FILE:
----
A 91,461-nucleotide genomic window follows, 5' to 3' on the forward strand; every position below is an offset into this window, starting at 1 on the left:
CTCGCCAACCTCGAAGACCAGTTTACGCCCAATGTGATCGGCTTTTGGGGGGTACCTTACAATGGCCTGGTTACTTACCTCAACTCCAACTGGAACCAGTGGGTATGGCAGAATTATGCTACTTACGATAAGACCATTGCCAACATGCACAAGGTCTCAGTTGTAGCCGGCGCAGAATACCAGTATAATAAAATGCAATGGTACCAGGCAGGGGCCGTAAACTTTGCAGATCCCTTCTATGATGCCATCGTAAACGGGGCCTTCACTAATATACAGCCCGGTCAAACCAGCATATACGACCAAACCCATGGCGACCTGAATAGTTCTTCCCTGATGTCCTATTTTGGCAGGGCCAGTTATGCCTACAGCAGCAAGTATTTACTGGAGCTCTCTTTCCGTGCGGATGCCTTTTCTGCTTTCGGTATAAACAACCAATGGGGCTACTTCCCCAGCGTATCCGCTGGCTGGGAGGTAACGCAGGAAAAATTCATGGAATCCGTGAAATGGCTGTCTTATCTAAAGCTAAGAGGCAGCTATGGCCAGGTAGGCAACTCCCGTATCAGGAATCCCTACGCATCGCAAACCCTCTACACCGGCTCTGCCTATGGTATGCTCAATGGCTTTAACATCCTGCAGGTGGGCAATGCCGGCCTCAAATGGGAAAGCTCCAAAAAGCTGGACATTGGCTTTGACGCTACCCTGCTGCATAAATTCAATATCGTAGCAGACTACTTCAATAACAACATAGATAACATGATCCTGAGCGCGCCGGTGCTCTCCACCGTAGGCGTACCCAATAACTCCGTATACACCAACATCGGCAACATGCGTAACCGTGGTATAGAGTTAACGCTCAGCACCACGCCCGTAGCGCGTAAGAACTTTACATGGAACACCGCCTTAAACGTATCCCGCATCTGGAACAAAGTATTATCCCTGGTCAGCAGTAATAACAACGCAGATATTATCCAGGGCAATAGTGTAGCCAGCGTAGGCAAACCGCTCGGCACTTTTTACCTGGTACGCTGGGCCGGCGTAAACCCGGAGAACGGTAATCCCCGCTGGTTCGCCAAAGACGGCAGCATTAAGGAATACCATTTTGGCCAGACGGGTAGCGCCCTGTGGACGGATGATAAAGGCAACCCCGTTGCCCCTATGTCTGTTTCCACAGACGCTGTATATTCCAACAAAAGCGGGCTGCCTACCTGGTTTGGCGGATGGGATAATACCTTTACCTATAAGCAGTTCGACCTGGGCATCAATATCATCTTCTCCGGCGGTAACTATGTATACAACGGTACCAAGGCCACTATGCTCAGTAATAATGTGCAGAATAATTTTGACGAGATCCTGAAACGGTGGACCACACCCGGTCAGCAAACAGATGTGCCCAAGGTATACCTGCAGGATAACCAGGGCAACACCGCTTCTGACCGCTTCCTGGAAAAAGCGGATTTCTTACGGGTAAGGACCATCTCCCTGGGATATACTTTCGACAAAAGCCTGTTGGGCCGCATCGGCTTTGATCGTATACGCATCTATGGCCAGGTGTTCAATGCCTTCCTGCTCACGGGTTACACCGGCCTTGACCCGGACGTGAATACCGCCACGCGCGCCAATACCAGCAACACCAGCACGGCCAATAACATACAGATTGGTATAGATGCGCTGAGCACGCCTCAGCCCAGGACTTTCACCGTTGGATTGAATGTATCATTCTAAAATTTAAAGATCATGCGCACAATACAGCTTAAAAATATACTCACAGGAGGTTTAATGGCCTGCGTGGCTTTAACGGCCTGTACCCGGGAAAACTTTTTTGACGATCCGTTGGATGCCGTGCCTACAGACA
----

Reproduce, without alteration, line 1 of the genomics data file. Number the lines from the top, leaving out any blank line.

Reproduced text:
A 91,461-nucleotide genomic window follows, 5' to 3' on the forward strand; every position below is an offset into this window, starting at 1 on the left: